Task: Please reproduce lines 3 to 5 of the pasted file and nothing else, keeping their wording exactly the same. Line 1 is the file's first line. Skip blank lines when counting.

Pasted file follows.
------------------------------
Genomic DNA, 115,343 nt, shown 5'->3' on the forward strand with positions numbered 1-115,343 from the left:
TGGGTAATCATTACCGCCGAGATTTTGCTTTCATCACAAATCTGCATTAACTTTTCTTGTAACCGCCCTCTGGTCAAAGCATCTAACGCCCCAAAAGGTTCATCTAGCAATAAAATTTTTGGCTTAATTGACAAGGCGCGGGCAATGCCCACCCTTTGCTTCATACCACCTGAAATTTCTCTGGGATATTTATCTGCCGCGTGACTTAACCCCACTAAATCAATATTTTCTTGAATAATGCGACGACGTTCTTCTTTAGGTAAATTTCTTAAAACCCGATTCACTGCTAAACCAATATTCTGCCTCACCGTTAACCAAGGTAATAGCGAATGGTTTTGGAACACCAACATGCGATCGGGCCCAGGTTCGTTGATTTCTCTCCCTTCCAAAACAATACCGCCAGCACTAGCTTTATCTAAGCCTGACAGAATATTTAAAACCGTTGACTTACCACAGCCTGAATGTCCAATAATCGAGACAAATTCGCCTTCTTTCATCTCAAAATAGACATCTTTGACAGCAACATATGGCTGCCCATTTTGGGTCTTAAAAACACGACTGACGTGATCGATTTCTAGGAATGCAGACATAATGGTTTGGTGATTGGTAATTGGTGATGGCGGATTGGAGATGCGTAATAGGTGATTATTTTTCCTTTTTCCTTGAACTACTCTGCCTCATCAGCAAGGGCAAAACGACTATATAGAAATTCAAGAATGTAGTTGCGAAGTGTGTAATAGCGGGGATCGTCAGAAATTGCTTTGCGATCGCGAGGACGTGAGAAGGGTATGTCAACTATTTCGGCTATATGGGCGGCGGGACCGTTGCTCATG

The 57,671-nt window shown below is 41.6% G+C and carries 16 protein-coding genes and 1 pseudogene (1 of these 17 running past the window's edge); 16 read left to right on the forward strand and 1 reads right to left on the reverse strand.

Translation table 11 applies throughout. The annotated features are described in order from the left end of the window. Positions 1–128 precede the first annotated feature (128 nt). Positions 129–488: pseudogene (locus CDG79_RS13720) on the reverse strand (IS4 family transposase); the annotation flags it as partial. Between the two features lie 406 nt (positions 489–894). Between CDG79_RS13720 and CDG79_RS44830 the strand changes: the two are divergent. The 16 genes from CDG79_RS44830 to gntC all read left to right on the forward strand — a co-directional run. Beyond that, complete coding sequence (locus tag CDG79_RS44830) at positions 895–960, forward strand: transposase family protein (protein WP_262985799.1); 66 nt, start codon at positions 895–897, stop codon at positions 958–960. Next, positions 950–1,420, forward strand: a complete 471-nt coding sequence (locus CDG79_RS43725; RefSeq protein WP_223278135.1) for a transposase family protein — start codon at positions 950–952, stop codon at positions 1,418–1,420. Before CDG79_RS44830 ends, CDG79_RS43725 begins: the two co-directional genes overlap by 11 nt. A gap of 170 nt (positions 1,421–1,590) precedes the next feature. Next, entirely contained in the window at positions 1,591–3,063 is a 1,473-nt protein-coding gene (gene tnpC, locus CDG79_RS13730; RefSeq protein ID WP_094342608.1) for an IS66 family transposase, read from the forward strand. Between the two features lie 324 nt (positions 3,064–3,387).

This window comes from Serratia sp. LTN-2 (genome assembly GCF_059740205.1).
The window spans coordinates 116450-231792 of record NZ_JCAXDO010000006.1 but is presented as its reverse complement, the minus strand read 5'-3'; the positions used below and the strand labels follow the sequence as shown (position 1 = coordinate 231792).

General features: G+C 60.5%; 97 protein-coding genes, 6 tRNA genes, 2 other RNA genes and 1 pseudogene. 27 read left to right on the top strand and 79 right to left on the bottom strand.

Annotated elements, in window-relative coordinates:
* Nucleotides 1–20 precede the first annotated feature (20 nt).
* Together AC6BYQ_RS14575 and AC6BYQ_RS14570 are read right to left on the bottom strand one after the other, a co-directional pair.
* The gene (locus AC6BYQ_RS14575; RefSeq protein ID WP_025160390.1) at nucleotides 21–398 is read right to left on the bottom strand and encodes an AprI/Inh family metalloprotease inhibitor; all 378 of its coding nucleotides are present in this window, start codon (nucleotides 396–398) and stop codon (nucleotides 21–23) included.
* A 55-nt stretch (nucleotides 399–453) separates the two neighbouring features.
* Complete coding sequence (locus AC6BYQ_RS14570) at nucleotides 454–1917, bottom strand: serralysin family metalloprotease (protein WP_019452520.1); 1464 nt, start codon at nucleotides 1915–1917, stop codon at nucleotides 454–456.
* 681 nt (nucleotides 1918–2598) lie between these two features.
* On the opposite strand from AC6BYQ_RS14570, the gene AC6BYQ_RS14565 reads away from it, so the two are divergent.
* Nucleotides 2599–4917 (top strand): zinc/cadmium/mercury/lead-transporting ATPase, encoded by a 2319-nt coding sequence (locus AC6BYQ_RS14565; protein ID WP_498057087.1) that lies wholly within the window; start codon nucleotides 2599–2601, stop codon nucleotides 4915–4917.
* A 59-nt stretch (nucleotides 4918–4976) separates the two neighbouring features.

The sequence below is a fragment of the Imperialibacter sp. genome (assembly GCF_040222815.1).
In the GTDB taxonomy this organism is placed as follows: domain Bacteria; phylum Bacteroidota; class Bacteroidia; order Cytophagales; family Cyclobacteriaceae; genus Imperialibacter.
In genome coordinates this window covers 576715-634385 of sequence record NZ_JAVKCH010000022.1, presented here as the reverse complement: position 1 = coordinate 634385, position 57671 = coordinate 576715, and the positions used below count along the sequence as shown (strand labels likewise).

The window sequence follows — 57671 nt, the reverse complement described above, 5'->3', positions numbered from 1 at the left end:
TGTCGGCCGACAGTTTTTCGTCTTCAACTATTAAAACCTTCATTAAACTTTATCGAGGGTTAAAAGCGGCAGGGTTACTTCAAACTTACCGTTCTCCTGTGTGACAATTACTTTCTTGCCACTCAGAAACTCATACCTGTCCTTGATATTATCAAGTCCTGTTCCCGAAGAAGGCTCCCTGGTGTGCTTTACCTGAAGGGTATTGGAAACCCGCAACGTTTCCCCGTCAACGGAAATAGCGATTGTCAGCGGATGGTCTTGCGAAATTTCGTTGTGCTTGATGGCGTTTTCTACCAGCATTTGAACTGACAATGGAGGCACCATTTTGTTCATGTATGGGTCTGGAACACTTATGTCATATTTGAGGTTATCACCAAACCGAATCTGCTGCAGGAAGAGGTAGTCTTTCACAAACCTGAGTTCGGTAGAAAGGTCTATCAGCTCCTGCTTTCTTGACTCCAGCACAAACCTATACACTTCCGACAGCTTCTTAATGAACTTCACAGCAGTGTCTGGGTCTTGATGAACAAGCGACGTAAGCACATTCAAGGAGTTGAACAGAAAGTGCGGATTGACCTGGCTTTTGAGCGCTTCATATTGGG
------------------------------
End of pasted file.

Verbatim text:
The 57,671-nt window shown below is 41.6% G+C and carries 16 protein-coding genes and 1 pseudogene (1 of these 17 running past the window's edge); 16 read left to right on the forward strand and 1 reads right to left on the reverse strand.

Translation table 11 applies throughout. The annotated features are described in order from the left end of the window. Positions 1–128 precede the first annotated feature (128 nt). Positions 129–488: pseudogene (locus CDG79_RS13720) on the reverse strand (IS4 family transposase); the annotation flags it as partial. Between the two features lie 406 nt (positions 489–894). Between CDG79_RS13720 and CDG79_RS44830 the strand changes: the two are divergent. The 16 genes from CDG79_RS44830 to gntC all read left to right on the forward strand — a co-directional run. Beyond that, complete coding sequence (locus tag CDG79_RS44830) at positions 895–960, forward strand: transposase family protein (protein WP_262985799.1); 66 nt, start codon at positions 895–897, stop codon at positions 958–960. Next, positions 950–1,420, forward strand: a complete 471-nt coding sequence (locus CDG79_RS43725; RefSeq protein WP_223278135.1) for a transposase family protein — start codon at positions 950–952, stop codon at positions 1,418–1,420. Before CDG79_RS44830 ends, CDG79_RS43725 begins: the two co-directional genes overlap by 11 nt. A gap of 170 nt (positions 1,421–1,590) precedes the next feature. Next, entirely contained in the window at positions 1,591–3,063 is a 1,473-nt protein-coding gene (gene tnpC, locus CDG79_RS13730; RefSeq protein ID WP_094342608.1) for an IS66 family transposase, read from the forward strand. Between the two features lie 324 nt (positions 3,064–3,387).

This window comes from Serratia sp. LTN-2 (genome assembly GCF_059740205.1).